Bailey really messed things up this time. He did our year-end post already, making the next two days very anti-climactic by comparison. Talk about weak endings!
Luckily, in our Just Ask section, Julie described the completion of her newest novel and the recent popularity her book has received among some local readers. She wonders: So several people like what I wrote does that really mean squat in the grand scheme of publishing? How do you know when you're getting closer to publication?
Julie, Scott already gave you some good advice already. I couldn't help but say something too. And, funnily enough, the subject of trying to figure out when your novel is done is actually the very first blog post I did, back in January of this year--when edithroad was my one faithful follower! Check it out if you like.
My implied conclusion there was that an inner feeling told me I was done.
I think, as writers, one of the things we need to know about ourselves is our own habits. I'm the type of writer who always fidgets with my work, so to say that my book is done when I can't find anything more that I want to change would be naive of me. I'd say you need to discover whether or not you are the same way, or maybe the opposite, calling things done when you might realize that there is plenty more work you'd like to do on it. Being done with a book is more of a decision rather than an actual moment, and you need to get to a place where you can make that decision with a clear head.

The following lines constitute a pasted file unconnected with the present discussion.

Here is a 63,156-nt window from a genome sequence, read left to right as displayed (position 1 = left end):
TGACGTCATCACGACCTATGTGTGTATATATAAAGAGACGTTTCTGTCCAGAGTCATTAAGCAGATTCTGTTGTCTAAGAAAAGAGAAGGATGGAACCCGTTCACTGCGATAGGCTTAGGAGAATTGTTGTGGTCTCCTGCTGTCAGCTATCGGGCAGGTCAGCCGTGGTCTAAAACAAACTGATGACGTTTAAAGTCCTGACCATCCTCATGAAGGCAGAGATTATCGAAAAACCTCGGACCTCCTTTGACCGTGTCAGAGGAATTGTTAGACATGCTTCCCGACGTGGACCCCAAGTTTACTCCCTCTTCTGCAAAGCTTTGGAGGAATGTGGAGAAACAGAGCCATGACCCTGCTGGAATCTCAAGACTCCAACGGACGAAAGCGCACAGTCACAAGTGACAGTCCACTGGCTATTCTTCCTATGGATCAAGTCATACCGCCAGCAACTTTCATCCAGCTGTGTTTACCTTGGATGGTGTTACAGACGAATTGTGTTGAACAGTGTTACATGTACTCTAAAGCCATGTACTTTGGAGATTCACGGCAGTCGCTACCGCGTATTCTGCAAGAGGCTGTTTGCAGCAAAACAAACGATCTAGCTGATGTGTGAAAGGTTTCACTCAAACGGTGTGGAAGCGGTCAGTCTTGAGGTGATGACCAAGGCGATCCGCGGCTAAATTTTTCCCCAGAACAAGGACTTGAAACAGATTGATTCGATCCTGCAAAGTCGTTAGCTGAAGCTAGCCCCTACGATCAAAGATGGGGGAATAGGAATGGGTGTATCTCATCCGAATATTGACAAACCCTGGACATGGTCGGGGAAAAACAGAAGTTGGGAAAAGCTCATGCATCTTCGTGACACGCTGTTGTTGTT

Your other question was about the "grand scheme of publishing." For that, I'd also say you must look inside yourself. What EXACTLY are your goals? For example, how many readers would you need to have to really feel satisfied? I asked this in a past post, and may writers said that they weren't looking for big numbers, that they would be satisfied if they moved just one reader. If that's the case for you, then you really have to admit to yourself that you've reached that goal. To please 12 readers must be a thrill, and you shouldn't belittle that. You've brought your art to the world; you've made a difference! Some painters have probably been satisfied with far less success.
So, if I were you, I'd consider what you've done already as a great forward step. You've got readers, many of them, though, no, if you're trying to be a New York Times Bestseller, probably not enough yet, or not enough to know. But, you've written several novels before, and I trust that you have enough experience to be able to tell when you're done and what you want out of submitting to agents.